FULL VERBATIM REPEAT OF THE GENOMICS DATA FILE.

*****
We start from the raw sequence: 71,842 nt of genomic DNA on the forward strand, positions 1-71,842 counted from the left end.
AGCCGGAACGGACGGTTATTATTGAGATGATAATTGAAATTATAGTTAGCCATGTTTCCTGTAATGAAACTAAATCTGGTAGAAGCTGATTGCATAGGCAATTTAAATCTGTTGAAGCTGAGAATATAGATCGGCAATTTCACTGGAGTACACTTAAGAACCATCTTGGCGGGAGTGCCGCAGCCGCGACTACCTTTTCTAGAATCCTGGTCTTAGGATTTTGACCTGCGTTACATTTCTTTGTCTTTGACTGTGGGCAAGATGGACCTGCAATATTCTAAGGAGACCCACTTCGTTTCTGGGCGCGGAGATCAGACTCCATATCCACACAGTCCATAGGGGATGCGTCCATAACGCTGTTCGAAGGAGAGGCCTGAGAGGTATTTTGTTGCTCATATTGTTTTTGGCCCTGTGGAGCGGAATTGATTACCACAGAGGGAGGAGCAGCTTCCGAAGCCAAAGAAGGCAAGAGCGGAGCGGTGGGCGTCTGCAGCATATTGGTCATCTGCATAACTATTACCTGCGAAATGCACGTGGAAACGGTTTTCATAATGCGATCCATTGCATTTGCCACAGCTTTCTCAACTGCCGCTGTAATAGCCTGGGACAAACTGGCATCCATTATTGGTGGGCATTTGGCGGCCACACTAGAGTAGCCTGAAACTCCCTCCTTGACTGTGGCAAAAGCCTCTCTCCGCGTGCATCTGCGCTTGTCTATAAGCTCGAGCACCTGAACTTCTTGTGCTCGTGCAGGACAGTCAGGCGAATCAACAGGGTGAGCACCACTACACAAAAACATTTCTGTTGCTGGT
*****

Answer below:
We start from the raw sequence: 71,842 nt of genomic DNA on the forward strand, positions 1-71,842 counted from the left end.
AGCCGGAACGGACGGTTATTATTGAGATGATAATTGAAATTATAGTTAGCCATGTTTCCTGTAATGAAACTAAATCTGGTAGAAGCTGATTGCATAGGCAATTTAAATCTGTTGAAGCTGAGAATATAGATCGGCAATTTCACTGGAGTACACTTAAGAACCATCTTGGCGGGAGTGCCGCAGCCGCGACTACCTTTTCTAGAATCCTGGTCTTAGGATTTTGACCTGCGTTACATTTCTTTGTCTTTGACTGTGGGCAAGATGGACCTGCAATATTCTAAGGAGACCCACTTCGTTTCTGGGCGCGGAGATCAGACTCCATATCCACACAGTCCATAGGGGATGCGTCCATAACGCTGTTCGAAGGAGAGGCCTGAGAGGTATTTTGTTGCTCATATTGTTTTTGGCCCTGTGGAGCGGAATTGATTACCACAGAGGGAGGAGCAGCTTCCGAAGCCAAAGAAGGCAAGAGCGGAGCGGTGGGCGTCTGCAGCATATTGGTCATCTGCATAACTATTACCTGCGAAATGCACGTGGAAACGGTTTTCATAATGCGATCCATTGCATTTGCCACAGCTTTCTCAACTGCCGCTGTAATAGCCTGGGACAAACTGGCATCCATTATTGGTGGGCATTTGGCGGCCACACTAGAGTAGCCTGAAACTCCCTCCTTGACTGTGGCAAAAGCCTCTCTCCGCGTGCATCTGCGCTTGTCTATAAGCTCGAGCACCTGAACTTCTTGTGCTCGTGCAGGACAGTCAGGCGAATCAACAGGGTGAGCACCACTACACAAAAACATTTCTGTTGCTGGT